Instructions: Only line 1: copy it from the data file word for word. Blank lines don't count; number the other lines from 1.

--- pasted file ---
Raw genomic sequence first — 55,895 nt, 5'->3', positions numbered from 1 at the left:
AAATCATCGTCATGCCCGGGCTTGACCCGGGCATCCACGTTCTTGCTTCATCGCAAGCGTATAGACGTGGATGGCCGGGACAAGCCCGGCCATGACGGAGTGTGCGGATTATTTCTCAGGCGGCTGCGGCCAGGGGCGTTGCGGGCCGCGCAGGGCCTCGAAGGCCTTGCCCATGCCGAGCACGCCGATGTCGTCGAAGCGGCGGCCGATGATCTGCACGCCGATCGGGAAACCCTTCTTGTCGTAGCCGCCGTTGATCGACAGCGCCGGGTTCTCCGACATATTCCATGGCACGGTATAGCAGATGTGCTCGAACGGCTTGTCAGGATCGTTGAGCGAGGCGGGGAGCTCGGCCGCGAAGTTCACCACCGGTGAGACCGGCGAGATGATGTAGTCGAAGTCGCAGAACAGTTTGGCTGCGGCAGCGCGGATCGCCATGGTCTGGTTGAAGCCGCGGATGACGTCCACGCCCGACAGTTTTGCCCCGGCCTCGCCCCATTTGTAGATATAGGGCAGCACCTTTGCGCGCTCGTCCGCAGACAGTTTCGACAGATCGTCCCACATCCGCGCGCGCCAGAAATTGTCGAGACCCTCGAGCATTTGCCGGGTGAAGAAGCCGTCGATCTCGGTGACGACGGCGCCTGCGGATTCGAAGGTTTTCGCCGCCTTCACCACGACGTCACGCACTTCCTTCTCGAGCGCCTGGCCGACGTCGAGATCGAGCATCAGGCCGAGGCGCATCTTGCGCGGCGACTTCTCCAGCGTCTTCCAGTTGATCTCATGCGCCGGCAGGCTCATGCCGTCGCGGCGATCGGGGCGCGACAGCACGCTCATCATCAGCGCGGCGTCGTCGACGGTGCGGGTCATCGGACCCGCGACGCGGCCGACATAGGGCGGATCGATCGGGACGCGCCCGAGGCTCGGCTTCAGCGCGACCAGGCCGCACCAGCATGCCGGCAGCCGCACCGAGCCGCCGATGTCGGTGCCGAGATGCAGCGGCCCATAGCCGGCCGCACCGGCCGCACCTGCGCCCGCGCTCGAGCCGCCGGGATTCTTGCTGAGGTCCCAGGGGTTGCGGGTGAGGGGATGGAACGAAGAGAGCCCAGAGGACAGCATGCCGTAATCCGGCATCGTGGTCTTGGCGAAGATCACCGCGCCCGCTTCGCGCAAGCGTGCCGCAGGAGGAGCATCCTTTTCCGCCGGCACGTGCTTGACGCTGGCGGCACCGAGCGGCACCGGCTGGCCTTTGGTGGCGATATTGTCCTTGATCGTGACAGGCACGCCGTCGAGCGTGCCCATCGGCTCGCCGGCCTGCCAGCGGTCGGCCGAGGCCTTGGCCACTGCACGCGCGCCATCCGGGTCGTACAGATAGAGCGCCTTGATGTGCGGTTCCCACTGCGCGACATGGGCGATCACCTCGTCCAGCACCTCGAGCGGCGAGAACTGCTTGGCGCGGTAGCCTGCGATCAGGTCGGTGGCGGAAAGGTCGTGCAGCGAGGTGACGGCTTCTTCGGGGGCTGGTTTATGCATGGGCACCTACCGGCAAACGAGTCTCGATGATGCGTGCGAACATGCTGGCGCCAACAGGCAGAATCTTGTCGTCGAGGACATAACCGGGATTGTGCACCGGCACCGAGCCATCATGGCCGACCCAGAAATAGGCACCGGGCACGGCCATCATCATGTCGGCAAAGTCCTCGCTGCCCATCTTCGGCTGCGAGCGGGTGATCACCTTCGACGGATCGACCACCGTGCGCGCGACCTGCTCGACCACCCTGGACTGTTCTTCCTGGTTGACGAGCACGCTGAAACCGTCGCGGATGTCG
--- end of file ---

Raw genomic sequence first — 55,895 nt, 5'->3', positions numbered from 1 at the left: